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40-Year-Old Med Student Overcomes Obstacles, Inspires Others

“My message is that you cannot sit back and let excuses stop you,” she continues. “I started telling readers to live their dreams because you must love your life."


  • You’re almost 40. Who would decide to go to medical school at this age?”
  • “You should be thinking about retirement.”
  • “I see you’re wearing a wedding ring. I don’t see how you can go to medical school with a family.”
  • “You military people think you can do anything. The fact of the matter is, you can’t.”

 

This was just some of the crass opposition that Joyce Haynes Busch, MD (‘16) remembers getting when she decided, at age 38, to apply to medical school. “They didn’t know me, and already they labeled me as a failure,” she remembers.

In fact, the opposite was true.

After serving in the United States Air Force, Haynes Busch built herself a successful career as a mortgage broker. But when she got married and moved from the Dallas, Texas area to Houston, she realized she would need to restart her business from the ground up in a brand new city. Considering she’d have to go back to square one as a broker, she figured she might as well begin at square one in the career she always dreamed of: medicine. Her new husband, who at the time had two young children from a previous marriage, supported her in her decision to start taking medical school prerequisites full-time.

Then, a devastating blow: Haynes Busch’s husband received a terminal cancer diagnosis. “I was taking care of him, looking after the two boys, and taking classes at the same time,” she says. “He passed before I was accepted to Ross.”

 

Pressing On to Achieve Her Dream

Unwilling to let the naysayers stop her and committed to achieving her dream of becoming a physician, Haynes Busch decided to press on—in a very public way. “I thought I’d document my journey on a blog, and prove the opposition wrong,” she says. “And, maybe motivate myself along the way.”

In hundreds of posts, Haynes Busch documents her path on the blog she calls "A 40-Year-Old Medical Student.” Her earliest posts are dated 2008, when she first started meeting with admissions counselors and taking prerequisites, and it follows her path taking the MCAT, applying and becoming accepted to Ross University School of Medicine, her journey through medical school, and, finally, matching as a family medicine resident at the University of Arkansas earlier this year. She ends nearly every post with a call to action: “Now go live your dreams!”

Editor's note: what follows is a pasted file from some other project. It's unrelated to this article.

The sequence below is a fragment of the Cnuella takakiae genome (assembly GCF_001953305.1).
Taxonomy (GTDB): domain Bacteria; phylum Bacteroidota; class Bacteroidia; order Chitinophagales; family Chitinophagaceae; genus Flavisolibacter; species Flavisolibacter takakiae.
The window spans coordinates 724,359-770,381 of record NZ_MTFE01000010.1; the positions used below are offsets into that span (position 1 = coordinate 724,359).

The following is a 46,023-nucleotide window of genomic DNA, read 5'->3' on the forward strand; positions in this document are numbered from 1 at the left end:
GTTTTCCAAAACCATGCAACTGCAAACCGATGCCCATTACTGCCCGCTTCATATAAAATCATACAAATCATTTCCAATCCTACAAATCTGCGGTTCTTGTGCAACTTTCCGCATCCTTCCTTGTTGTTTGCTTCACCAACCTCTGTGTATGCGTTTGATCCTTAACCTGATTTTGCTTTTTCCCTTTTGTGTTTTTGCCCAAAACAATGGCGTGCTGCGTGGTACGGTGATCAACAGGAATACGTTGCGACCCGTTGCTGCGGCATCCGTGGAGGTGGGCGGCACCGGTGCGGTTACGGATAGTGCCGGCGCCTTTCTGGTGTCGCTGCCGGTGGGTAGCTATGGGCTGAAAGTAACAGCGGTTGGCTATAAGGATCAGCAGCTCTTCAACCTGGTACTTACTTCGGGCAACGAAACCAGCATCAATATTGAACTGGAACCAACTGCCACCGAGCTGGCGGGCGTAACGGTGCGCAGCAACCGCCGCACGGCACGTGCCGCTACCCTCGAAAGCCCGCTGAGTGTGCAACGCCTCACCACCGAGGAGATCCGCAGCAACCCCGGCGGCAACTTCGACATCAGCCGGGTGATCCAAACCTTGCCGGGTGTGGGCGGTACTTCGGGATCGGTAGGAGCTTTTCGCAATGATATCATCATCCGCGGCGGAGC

Why? “I have found that so many people find so many excuses why they can’t,” she says. “I have encountered so many obstacles in my own path: taking care of my husband who did ultimately pass, adopting two sons, meeting opposition about going to medical school. So, here I am, trying to do all this and at the same time live my dream. I’m determined to live that dream.

“My message is that you cannot sit back and let excuses stop you,” she continues. “I started telling readers to live their dreams because you must love your life. Whether it’s being a schoolteacher or taking a painting class, whatever your dream is, go and do it. You only live once and you must not take it for granted. As I once told my uncle who was worried about money: I have my husband’s wallet. I have his shoes. I have all of his clothes. You cannot take it with you. You have to live for today, because tomorrow is not guaranteed.” 

 

And She's Just Getting Started

This message resonates with readers from all over the world. Some tell her that they’ve been following her story for years; others report stumbling on the blog and binge-reading all of her posts in just a few days. But, now that she’s graduated, the blog platform doesn’t quite seem to fit. After all, she is no longer a medical student, as the title suggests.

Haynes Busch says her message may find a home in a new blog, or she may start pursuing speaking engagements at women’s conferences or high schools. But, no matter how she chooses to move forward, Haynes Busch is committed to healing the community through medicine and through her story, she says, “which is a story of victory and triumph and overcoming obstacles...and I’m just getting started.”